Videos to help Grade 8 students learn how to recognize and justify that a linear model can be used to fit data.

New York State Common Core Math Grade 8, Module 6, Lesson 10.

Related Topics:

Lesson Plans and Worksheets for Grade 8

Lesson Plans and Worksheets for all Grades

More Lessons for Grade 8

Common Core For Grade 8

Lesson 11 Student Outcomes

• Students recognize and justify that a linear model can be used to fit data.

• Students interpret the slope of a linear model to answer questions or to solve a problem.

Lesson 11 Summary

In the real world, it is rare that two numerical variables are exactly linearly related. If the data are roughly linearly related, then a line can be drawn through the data. This line can then be used to make predictions and to answer questions. For now, the line is informally drawn, but in later grades you will see more formal methods for determining a best-fitting line.

Lesson 11 Classwork

Exercise 1

Old Faithful is a geyser in Yellowstone National Park. The following table offers some rough estimates of the length of an eruption (in minutes) and the amount of water (in gallons) in that eruption.

a. Chang wants to predict the amount of water in an eruption based on the length of the eruption. What should he use as the dependent variable? Why?

b. Which of the following two scatter plots should Chang use to build his prediction model? Explain.

c. Suppose that Chang believes the variables to be linearly related. Use the first and last data points in the table to create a linear prediction model.

d. A friend of Chang’s told him that Old Faithful produces about 3,000 gallons of water for every minute that it erupts. Does the linear model from part (c) support what Chang’s friend said? Explain.

e. Using the linear model from part (c), does it make sense to interpret the -intercept in the context of this problem? Explain.

Exercise 2

The following table gives the times of the gold, silver, and bronze medal winners for the men’s 100 meter race (in seconds) for the past 10 Olympic Games.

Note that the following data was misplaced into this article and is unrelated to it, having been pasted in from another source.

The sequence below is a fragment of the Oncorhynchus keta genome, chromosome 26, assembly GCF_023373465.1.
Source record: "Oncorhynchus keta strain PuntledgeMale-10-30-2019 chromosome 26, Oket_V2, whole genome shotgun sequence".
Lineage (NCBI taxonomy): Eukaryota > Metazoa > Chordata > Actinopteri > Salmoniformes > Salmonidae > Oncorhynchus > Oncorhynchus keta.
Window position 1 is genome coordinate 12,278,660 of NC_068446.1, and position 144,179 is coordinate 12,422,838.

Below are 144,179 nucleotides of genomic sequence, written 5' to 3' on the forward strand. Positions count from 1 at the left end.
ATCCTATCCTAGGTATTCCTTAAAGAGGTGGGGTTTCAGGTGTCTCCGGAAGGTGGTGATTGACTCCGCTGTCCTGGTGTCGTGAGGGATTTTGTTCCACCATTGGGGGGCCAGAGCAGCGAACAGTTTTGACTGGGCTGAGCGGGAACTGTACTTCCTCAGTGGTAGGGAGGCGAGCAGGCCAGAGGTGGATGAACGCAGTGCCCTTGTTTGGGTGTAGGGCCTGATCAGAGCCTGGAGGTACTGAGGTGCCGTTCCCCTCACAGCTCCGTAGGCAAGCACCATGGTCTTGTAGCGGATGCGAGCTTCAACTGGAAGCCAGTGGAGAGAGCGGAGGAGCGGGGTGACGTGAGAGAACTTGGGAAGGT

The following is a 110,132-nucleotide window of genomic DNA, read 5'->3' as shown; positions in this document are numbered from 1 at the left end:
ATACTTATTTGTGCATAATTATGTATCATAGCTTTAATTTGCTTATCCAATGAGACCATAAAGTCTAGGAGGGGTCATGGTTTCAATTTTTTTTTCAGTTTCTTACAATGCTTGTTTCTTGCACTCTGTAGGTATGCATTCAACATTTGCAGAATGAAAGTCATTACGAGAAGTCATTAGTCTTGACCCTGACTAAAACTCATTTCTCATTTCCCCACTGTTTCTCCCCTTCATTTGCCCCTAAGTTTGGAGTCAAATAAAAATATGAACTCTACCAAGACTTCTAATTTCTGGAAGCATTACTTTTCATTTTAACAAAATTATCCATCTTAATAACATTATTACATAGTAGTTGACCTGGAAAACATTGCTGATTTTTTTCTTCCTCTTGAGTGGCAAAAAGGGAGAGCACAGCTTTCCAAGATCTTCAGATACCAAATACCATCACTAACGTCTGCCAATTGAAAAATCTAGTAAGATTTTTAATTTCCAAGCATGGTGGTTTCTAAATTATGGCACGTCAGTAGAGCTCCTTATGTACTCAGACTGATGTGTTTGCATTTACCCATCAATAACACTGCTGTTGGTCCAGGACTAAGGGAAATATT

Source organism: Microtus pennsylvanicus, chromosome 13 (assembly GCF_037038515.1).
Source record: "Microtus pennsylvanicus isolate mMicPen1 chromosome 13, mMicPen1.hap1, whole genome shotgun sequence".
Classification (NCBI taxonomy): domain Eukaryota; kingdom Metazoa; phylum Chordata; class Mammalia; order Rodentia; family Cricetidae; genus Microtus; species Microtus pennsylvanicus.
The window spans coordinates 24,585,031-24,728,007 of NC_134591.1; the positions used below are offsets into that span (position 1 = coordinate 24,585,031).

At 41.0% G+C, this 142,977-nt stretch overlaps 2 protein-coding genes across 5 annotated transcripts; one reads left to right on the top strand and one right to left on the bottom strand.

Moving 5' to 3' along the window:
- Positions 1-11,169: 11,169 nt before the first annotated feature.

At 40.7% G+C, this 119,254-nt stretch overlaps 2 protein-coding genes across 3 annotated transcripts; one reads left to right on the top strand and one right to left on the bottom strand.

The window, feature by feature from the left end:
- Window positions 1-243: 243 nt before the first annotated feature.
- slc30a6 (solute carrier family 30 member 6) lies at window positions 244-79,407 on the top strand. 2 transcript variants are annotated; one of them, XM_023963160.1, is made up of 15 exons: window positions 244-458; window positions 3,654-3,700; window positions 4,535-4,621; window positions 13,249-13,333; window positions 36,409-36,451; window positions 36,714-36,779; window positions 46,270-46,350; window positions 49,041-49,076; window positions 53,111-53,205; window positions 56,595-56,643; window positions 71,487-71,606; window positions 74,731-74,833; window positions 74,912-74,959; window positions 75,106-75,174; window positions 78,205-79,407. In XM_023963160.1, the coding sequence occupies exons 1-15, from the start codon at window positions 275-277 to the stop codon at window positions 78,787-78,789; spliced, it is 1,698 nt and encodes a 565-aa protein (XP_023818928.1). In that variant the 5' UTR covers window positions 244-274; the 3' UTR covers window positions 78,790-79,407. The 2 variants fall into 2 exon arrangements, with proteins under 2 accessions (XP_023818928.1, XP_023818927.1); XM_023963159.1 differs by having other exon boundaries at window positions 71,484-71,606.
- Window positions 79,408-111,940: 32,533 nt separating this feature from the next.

a. If you wanted to describe how mean times change over the years, which variable would you use as the independent variable, and which would you use as the dependent variable?

b. Draw a scatter plot to determine if the relationship between mean time and year appears to be linear. Comment on any trend or pattern that you see in the scatter plot.

c. One reasonable line goes through the 1992 and 2004 data. Find the equation of that line.

d. Before he saw these data, Chang guessed that the mean time of the three Olympic medal winners decreased by about 0.05 seconds from one Olympic Games to the next. Does the prediction model you found in part (c) support his guess? Explain.

e. If the trend continues, what mean race time would you predict for the gold, silver, and bronze medal winners in the 2016 Olympic Games? Explain how you got this prediction.

f. The data point (1980, 10.3) appears to have an unusually high value for the mean race time (10.3) Using your library or the Internet, see if you can find a possible explanation for why that might have happened.

Rotate to landscape screen format on a mobile phone or small tablet to use the **Mathway** widget, a free math problem solver that **answers your questions with step-by-step explanations**.

You can use the free Mathway calculator and problem solver below to practice Algebra or other math topics. Try the given examples, or type in your own problem and check your answer with the step-by-step explanations.

data-ad-region="y21">